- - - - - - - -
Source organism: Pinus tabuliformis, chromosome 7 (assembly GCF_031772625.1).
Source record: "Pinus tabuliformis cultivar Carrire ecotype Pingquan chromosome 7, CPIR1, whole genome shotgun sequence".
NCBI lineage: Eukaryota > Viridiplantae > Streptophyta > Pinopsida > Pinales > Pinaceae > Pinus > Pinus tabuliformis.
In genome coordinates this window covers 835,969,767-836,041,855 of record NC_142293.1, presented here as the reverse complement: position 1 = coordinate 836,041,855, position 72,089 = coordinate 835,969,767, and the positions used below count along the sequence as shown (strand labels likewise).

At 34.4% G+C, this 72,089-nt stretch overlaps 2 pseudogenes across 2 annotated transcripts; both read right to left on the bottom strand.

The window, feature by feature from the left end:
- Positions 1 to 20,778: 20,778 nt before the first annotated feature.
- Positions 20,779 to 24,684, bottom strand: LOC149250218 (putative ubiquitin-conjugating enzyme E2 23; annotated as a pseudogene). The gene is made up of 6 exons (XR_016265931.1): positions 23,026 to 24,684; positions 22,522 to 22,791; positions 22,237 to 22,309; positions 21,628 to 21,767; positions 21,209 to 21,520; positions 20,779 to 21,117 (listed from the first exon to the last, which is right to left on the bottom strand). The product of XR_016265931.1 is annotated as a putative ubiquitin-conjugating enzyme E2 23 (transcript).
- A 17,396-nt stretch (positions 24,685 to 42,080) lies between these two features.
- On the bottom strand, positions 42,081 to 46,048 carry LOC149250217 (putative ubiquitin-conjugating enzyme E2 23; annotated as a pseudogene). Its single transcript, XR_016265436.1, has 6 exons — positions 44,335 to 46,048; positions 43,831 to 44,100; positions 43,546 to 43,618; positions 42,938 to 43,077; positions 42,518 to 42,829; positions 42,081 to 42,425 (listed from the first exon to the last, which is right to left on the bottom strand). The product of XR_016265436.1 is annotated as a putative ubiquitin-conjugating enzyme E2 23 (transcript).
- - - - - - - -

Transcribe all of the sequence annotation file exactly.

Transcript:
Source organism: Pinus tabuliformis, chromosome 7 (assembly GCF_031772625.1).
Source record: "Pinus tabuliformis cultivar Carrire ecotype Pingquan chromosome 7, CPIR1, whole genome shotgun sequence".
NCBI lineage: Eukaryota > Viridiplantae > Streptophyta > Pinopsida > Pinales > Pinaceae > Pinus > Pinus tabuliformis.
In genome coordinates this window covers 835,969,767-836,041,855 of record NC_142293.1, presented here as the reverse complement: position 1 = coordinate 836,041,855, position 72,089 = coordinate 835,969,767, and the positions used below count along the sequence as shown (strand labels likewise).

At 34.4% G+C, this 72,089-nt stretch overlaps 2 pseudogenes across 2 annotated transcripts; both read right to left on the bottom strand.

The window, feature by feature from the left end:
- Positions 1 to 20,778: 20,778 nt before the first annotated feature.
- Positions 20,779 to 24,684, bottom strand: LOC149250218 (putative ubiquitin-conjugating enzyme E2 23; annotated as a pseudogene). The gene is made up of 6 exons (XR_016265931.1): positions 23,026 to 24,684; positions 22,522 to 22,791; positions 22,237 to 22,309; positions 21,628 to 21,767; positions 21,209 to 21,520; positions 20,779 to 21,117 (listed from the first exon to the last, which is right to left on the bottom strand). The product of XR_016265931.1 is annotated as a putative ubiquitin-conjugating enzyme E2 23 (transcript).
- A 17,396-nt stretch (positions 24,685 to 42,080) lies between these two features.
- On the bottom strand, positions 42,081 to 46,048 carry LOC149250217 (putative ubiquitin-conjugating enzyme E2 23; annotated as a pseudogene). Its single transcript, XR_016265436.1, has 6 exons — positions 44,335 to 46,048; positions 43,831 to 44,100; positions 43,546 to 43,618; positions 42,938 to 43,077; positions 42,518 to 42,829; positions 42,081 to 42,425 (listed from the first exon to the last, which is right to left on the bottom strand). The product of XR_016265436.1 is annotated as a putative ubiquitin-conjugating enzyme E2 23 (transcript).